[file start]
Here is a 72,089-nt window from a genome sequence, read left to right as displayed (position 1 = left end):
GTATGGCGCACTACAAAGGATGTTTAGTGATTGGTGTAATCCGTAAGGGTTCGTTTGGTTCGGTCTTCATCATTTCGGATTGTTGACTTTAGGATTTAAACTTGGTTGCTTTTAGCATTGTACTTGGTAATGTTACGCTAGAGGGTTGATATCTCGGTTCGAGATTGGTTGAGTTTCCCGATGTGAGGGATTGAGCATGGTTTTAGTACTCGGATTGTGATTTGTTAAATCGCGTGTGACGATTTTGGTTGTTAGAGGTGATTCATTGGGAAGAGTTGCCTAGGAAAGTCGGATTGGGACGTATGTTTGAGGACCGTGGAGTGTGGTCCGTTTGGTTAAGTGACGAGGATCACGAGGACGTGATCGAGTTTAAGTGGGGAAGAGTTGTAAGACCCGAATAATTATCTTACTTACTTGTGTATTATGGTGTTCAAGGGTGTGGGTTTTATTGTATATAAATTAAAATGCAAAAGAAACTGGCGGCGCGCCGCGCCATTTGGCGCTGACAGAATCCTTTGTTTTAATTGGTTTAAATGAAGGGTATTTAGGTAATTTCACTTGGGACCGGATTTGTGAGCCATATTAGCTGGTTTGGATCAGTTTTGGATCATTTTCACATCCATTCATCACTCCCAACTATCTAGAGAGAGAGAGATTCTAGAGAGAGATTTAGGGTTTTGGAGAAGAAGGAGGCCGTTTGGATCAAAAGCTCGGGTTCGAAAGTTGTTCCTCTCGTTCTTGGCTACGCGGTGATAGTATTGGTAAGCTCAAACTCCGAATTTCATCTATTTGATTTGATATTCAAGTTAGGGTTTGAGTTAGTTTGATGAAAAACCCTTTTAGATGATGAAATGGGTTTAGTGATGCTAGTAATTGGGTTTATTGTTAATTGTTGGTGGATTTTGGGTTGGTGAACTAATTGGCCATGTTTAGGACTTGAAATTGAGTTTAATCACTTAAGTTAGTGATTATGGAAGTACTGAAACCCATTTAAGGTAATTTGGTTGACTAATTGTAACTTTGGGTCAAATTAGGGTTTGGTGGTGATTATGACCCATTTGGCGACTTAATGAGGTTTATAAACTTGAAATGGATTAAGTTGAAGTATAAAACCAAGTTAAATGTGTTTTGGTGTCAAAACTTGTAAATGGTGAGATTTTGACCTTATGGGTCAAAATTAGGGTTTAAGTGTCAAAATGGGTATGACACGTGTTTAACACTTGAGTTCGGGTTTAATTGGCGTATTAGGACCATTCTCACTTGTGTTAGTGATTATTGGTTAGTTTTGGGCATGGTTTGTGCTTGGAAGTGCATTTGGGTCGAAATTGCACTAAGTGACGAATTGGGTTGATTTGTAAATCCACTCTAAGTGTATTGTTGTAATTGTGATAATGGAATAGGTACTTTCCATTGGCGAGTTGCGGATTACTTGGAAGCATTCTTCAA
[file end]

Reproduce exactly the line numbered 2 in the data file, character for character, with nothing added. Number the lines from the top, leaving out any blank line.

GTATGGCGCACTACAAAGGATGTTTAGTGATTGGTGTAATCCGTAAGGGTTCGTTTGGTTCGGTCTTCATCATTTCGGATTGTTGACTTTAGGATTTAAACTTGGTTGCTTTTAGCATTGTACTTGGTAATGTTACGCTAGAGGGTTGATATCTCGGTTCGAGATTGGTTGAGTTTCCCGATGTGAGGGATTGAGCATGGTTTTAGTACTCGGATTGTGATTTGTTAAATCGCGTGTGACGATTTTGGTTGTTAGAGGTGATTCATTGGGAAGAGTTGCCTAGGAAAGTCGGATTGGGACGTATGTTTGAGGACCGTGGAGTGTGGTCCGTTTGGTTAAGTGACGAGGATCACGAGGACGTGATCGAGTTTAAGTGGGGAAGAGTTGTAAGACCCGAATAATTATCTTACTTACTTGTGTATTATGGTGTTCAAGGGTGTGGGTTTTATTGTATATAAATTAAAATGCAAAAGAAACTGGCGGCGCGCCGCGCCATTTGGCGCTGACAGAATCCTTTGTTTTAATTGGTTTAAATGAAGGGTATTTAGGTAATTTCACTTGGGACCGGATTTGTGAGCCATATTAGCTGGTTTGGATCAGTTTTGGATCATTTTCACATCCATTCATCACTCCCAACTATCTAGAGAGAGAGAGATTCTAGAGAGAGATTTAGGGTTTTGGAGAAGAAGGAGGCCGTTTGGATCAAAAGCTCGGGTTCGAAAGTTGTTCCTCTCGTTCTTGGCTACGCGGTGATAGTATTGGTAAGCTCAAACTCCGAATTTCATCTATTTGATTTGATATTCAAGTTAGGGTTTGAGTTAGTTTGATGAAAAACCCTTTTAGATGATGAAATGGGTTTAGTGATGCTAGTAATTGGGTTTATTGTTAATTGTTGGTGGATTTTGGGTTGGTGAACTAATTGGCCATGTTTAGGACTTGAAATTGAGTTTAATCACTTAAGTTAGTGATTATGGAAGTACTGAAACCCATTTAAGGTAATTTGGTTGACTAATTGTAACTTTGGGTCAAATTAGGGTTTGGTGGTGATTATGACCCATTTGGCGACTTAATGAGGTTTATAAACTTGAAATGGATTAAGTTGAAGTATAAAACCAAGTTAAATGTGTTTTGGTGTCAAAACTTGTAAATGGTGAGATTTTGACCTTATGGGTCAAAATTAGGGTTTAAGTGTCAAAATGGGTATGACACGTGTTTAACACTTGAGTTCGGGTTTAATTGGCGTATTAGGACCATTCTCACTTGTGTTAGTGATTATTGGTTAGTTTTGGGCATGGTTTGTGCTTGGAAGTGCATTTGGGTCGAAATTGCACTAAGTGACGAATTGGGTTGATTTGTAAATCCACTCTAAGTGTATTGTTGTAATTGTGATAATGGAATAGGTACTTTCCATTGGCGAGTTGCGGATTACTTGGAAGCATTCTTCAA